[a version of this page was posted on 8/22/12 to the Teaching United States History blog TUSH.0]
Which would you rather read? 6-8 pages of dense black-and-white text?
Or the same information, reformatted into a magazine layout?
Is this change purely cosmetic? Actually, no. Giving a syllabus a profound inside-out reorganization is more than just window dressing. It involves deep thought about your course content and how a student encounters it. Marshall McLuhan said, “the medium is the message” and while the traditional medium for a syllabus is a portrait-oriented 8.5×11 text document printed on paper and handed out the first day of class… it needn’t be the only possibility.
I’ve written elsewhere about my experiences with this process, starting with giving the syllabus for my standard US History II course an “Extreme Makeover” for the Spring 2011 term. I called it “extreme” because not only did I adopt some graphic design principles, I also framed the class to give students more responsibility for the learning, including punching some holes in the semester to be filled with student-chosen content later. It was a course redesign on many levels, and the eye-catching syllabus that resulted was the culmination of a deeper rethinking of what I was teaching and what I wanted my students to learn.
As I have reconsidered both the form and function of a college course syllabus, I’ve continued to play with different looks using stock templates in Pages for Mac. My aim is to reduce textual clutter, jargon, and bloat and instead give pared-down, readable, technologically savvy syllabi that suggest—at a glance—my personality and the approach of the course. My Spring 2012 undergraduate courses might serve to illustrate this, displayed as e-magazines using (free) Flipsnack PDF to Flash converter:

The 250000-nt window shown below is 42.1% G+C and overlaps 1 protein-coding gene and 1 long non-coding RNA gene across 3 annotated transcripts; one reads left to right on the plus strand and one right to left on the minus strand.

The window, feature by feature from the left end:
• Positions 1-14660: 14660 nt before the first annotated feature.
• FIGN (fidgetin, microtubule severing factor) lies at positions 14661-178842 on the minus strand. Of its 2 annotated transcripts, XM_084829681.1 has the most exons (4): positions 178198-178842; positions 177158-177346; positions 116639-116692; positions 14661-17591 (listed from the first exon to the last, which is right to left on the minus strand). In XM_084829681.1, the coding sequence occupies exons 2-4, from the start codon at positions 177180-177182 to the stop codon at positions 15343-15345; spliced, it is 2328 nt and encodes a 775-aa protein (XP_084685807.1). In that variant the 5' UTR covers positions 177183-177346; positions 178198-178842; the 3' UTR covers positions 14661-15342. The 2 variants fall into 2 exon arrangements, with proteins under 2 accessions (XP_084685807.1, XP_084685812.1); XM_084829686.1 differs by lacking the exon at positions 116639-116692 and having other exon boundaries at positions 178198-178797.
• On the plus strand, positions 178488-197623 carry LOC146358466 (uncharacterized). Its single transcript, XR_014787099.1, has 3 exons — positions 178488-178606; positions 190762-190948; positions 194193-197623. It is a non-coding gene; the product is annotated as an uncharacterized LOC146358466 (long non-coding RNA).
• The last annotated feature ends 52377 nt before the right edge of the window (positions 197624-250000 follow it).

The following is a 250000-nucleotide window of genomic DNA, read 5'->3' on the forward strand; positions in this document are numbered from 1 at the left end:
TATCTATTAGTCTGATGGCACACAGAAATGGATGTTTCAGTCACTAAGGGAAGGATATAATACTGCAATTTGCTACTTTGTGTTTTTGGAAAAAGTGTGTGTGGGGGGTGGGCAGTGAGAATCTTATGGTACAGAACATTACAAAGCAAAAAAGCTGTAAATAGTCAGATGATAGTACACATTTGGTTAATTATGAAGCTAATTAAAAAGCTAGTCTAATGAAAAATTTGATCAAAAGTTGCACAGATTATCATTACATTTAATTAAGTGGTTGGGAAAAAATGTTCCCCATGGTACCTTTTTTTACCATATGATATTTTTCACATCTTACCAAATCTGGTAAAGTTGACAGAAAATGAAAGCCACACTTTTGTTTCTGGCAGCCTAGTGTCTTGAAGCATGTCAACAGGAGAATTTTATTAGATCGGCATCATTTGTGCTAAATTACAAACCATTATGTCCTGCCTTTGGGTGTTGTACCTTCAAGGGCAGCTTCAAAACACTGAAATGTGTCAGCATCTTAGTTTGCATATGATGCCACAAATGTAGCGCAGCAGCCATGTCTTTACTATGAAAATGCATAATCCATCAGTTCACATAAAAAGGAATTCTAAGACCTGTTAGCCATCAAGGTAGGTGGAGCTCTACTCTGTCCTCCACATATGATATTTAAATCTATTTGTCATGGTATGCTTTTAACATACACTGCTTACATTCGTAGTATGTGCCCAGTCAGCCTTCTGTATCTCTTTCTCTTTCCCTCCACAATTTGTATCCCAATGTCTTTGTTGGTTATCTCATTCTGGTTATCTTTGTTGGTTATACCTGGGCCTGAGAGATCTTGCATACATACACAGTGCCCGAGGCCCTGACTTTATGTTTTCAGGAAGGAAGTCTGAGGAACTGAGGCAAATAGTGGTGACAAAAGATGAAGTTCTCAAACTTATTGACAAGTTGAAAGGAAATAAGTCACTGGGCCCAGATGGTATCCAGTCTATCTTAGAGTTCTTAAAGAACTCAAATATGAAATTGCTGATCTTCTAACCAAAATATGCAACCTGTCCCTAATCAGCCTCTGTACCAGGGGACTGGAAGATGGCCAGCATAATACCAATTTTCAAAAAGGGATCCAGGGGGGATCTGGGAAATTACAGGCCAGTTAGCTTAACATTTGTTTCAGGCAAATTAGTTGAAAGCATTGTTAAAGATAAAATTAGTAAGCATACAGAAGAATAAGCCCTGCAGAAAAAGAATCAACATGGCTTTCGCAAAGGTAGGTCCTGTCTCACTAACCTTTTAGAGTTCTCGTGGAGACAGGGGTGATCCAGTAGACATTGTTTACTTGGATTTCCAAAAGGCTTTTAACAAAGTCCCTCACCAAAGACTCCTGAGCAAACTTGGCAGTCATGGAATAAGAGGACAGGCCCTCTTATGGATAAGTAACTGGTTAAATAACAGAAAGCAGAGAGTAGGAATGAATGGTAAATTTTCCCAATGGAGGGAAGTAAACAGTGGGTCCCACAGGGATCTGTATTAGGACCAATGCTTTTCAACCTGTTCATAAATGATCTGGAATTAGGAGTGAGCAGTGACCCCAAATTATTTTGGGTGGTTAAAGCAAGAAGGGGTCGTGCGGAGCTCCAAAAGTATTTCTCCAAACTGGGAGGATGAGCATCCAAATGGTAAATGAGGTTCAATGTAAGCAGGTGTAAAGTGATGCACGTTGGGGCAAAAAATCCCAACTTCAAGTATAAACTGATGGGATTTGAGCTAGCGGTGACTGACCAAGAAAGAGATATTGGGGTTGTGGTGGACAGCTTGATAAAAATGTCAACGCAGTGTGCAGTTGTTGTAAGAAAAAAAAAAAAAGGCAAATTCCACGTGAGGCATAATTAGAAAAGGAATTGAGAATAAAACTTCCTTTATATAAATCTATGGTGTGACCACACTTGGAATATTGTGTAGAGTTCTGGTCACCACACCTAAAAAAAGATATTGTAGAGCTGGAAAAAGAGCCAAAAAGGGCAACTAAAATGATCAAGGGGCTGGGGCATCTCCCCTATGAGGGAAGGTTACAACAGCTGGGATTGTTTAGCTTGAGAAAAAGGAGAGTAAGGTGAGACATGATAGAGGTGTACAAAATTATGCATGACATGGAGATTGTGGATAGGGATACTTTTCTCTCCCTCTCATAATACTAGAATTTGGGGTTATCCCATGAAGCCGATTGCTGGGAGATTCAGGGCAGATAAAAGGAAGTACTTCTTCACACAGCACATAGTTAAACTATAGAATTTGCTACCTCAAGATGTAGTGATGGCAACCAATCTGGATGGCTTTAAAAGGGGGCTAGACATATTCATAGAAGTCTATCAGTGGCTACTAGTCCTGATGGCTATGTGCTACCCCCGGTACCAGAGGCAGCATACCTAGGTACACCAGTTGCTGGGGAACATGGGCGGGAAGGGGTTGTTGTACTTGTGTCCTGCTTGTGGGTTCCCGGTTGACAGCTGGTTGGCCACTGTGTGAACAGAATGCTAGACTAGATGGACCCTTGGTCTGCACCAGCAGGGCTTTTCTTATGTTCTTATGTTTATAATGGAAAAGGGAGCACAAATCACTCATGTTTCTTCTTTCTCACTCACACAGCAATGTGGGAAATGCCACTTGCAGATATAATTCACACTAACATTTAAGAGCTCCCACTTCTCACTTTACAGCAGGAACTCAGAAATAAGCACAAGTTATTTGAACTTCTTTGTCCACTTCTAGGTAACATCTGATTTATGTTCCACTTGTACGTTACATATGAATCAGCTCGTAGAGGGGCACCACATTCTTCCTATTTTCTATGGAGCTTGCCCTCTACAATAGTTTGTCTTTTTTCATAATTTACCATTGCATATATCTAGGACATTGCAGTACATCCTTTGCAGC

- US History II is no-nonsense with images from the Library of Congress (Pages template: Design)
- US Since 1945 is more playful and colorful with a pop-culture edge (Pages template: Modern)
- and Citizen Nation hints at the complex accretion of meanings for American citizenship with a scrapbook-like, vintage layout (Pages template: Collector)
Although prohibitively expensive to print this way, it costs nothing to share a lovely full-color PDF suitable for my students’ screens and tablets. A plain-text “traditional” syllabus can still be handed out in class, but if my students are already accessing most of their course materials online, it makes sense for a version of the syllabus to be well adapted to digital environments. At the least, it acknowledges the reality that a syllabus is a dynamic living document. Of course, a syllabus can be reconsidered as something other than a document (e.g. an infographic or chart, a series of nested digital folders, a Google calendar or Google doc).
- The University of Minnesota’s fabulous and comprehensive Syllabus Development web tutorial
- World Lecture Hall, offering free online course materials including a wide range of syllabi
- A million-syllabi downloadable database: brainchild of Dan Cohen’s Syllabus Finder, from the Center for History and New Media at George Mason University
Others have found my suggestions helpful or inspiring; my original syllabus redesign was used in a popular August 2011 ProfHacker post by Jason B. Jones, “Creative Approaches to the Syllabus,” and I’ve also posted about course design in a series for the religious history blog The Juvenile Instructor. I have presented my approach to syllabus design at the Fall 2011 New England Faculty Development Consortium (NEFDC) conference, “Designing and Documenting for Student Success,” and at Nichols College in Spring 2012 (click on the image below for that session’s handout).